Election 2012

Voters Divided Over Romney's "47 Percent" Comments

Some Americans are offended while others see it as a cold, hard truth

|

Mitt Romney's offhanded comment that as a candidate he doesn't worry about the 47 percent of Americans who pay no income taxes has quickly entered the bloodstream in the presidential campaign's most hard-fought states.

His comment, in a video revealed this week, is prompting expressions of shock — but also shrugs — from Nevada to Florida to New Hampshire and the handful of battleground states in between.

Will it sway an election expected to be close?

There was much discussion in the relatively few states that are still considered competitive, likely to decide the race. Here, as elsewhere, the question was whether Romney was showing himself to be insensitive or merely delivering the hard truth a nation at an economic crossroads must face.

NEXT: Military Integrates Human Brainwaves Into Threat Detection System

Editor's Note: We invite comments and request that they be civil and on-topic. We do not moderate or assume any responsibility for comments, which are owned by the readers who post them. Comments do not represent the views of Reason.com or Reason Foundation. We reserve the right to delete any comment for any reason at any time. Report abuses.

  1. Great article. I wish more people visited your site and used the name of your site in their daily activities.

    Even though Romney is trying desperately to suppress it with some willing accomplices in the media, people are finding out more about Mitt Romney. Christians and Catholics especially. Romneycare provided for abortifacients. You do not have to vote for him.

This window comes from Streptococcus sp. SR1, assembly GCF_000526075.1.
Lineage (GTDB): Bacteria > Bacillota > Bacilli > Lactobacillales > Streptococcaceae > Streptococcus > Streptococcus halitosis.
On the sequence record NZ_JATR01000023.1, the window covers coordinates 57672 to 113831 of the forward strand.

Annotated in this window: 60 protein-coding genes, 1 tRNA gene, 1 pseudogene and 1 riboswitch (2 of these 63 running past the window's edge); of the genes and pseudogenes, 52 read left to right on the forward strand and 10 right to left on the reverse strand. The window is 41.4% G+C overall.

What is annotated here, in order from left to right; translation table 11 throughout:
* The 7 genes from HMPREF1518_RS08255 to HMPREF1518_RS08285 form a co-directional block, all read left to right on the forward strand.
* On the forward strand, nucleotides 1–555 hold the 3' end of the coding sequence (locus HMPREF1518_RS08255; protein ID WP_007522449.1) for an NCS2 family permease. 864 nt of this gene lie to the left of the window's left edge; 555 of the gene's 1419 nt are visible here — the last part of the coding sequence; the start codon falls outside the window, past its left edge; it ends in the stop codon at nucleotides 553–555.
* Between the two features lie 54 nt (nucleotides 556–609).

http://www.youtube.com/watch?v…..ure=relmfu

  2. What Romney actually said was that he doesn’t worry about getting the votes of people that he definitely won’t win over. This isn’t exactly a controversial statement to make.

    Elsewhere in his speech he also said that folks who don’t pay taxes (which means Republicans as well as Democrats) won’t be swayed by offers for tax breaks. Again, that’s not a crazy statement.

    The media smushed those two statements together and mixed them into something that is far different from what Romney actually said. They created a dumb statement and then raked Romney over the coals for it.

    I just wish Reason would stop promoting the misreporting.

  3. mepton is right. I dislike Romney as much as the next guy and will not be voting for him (or Obama), but he didn’t say he doesn’t worry about the 47 percent of Americans who don’t pay taxes. Most of the media is reporting this and apparently Reason has no problem promoting that fallacy.

    What Romney is wrong about in his statement is that he thinks he can’t win over that 47% and won’t be focusing on persuading that block of voters to vote for him. That’s just plain boneheaded. He’s lumping together all people who don’t pay taxes with those who are the “takers” and won’t ever vote for him. Your level of dependence on government doesn’t necessarily correlate with you wanting to be dependent, which doesn’t necessarily correlate with whether you pay taxes or not, which in turn doesn’t necessarily correlate with your view of government’s role and who you’re going to vote for.

    He’s correct that people who don’t pay taxes will probably not be swayed very much by tax breaks, but there are other issues (size of government, civil rights, foreign policy, etc.) that they can be swayed on.

    A better statement would have been that there is a certain percentage of Obama voters who will never vote for him because of their views on government’s role in society, and that he won’t be focusing on persuading that block of voters.

Please to post comments

Comments are closed.